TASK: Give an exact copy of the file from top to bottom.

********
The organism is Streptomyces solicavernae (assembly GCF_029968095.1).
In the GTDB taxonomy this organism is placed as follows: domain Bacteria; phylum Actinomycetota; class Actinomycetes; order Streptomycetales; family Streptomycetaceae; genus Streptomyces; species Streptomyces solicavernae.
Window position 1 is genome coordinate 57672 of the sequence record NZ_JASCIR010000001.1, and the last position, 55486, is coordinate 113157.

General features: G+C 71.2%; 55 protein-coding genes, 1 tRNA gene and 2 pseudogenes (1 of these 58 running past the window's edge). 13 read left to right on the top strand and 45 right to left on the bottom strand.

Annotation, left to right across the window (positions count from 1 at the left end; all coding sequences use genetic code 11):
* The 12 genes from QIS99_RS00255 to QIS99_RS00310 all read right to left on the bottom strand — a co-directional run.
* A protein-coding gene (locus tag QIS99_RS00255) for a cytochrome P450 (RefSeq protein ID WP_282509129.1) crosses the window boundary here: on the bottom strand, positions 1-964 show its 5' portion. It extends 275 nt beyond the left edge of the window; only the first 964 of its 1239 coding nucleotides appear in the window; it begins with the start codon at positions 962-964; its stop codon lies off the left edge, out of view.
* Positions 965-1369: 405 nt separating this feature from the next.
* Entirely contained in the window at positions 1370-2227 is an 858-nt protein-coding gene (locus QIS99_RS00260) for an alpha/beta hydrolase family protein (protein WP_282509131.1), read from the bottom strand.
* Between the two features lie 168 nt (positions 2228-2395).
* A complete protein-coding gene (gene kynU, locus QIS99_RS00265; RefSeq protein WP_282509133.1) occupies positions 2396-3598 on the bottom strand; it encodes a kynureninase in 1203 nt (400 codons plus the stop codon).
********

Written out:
The organism is Streptomyces solicavernae (assembly GCF_029968095.1).
In the GTDB taxonomy this organism is placed as follows: domain Bacteria; phylum Actinomycetota; class Actinomycetes; order Streptomycetales; family Streptomycetaceae; genus Streptomyces; species Streptomyces solicavernae.
Window position 1 is genome coordinate 57672 of the sequence record NZ_JASCIR010000001.1, and the last position, 55486, is coordinate 113157.

General features: G+C 71.2%; 55 protein-coding genes, 1 tRNA gene and 2 pseudogenes (1 of these 58 running past the window's edge). 13 read left to right on the top strand and 45 right to left on the bottom strand.

Annotation, left to right across the window (positions count from 1 at the left end; all coding sequences use genetic code 11):
* The 12 genes from QIS99_RS00255 to QIS99_RS00310 all read right to left on the bottom strand — a co-directional run.
* A protein-coding gene (locus tag QIS99_RS00255) for a cytochrome P450 (RefSeq protein ID WP_282509129.1) crosses the window boundary here: on the bottom strand, positions 1-964 show its 5' portion. It extends 275 nt beyond the left edge of the window; only the first 964 of its 1239 coding nucleotides appear in the window; it begins with the start codon at positions 962-964; its stop codon lies off the left edge, out of view.
* Positions 965-1369: 405 nt separating this feature from the next.
* Entirely contained in the window at positions 1370-2227 is an 858-nt protein-coding gene (locus QIS99_RS00260) for an alpha/beta hydrolase family protein (protein WP_282509131.1), read from the bottom strand.
* Between the two features lie 168 nt (positions 2228-2395).
* A complete protein-coding gene (gene kynU, locus QIS99_RS00265; RefSeq protein WP_282509133.1) occupies positions 2396-3598 on the bottom strand; it encodes a kynureninase in 1203 nt (400 codons plus the stop codon).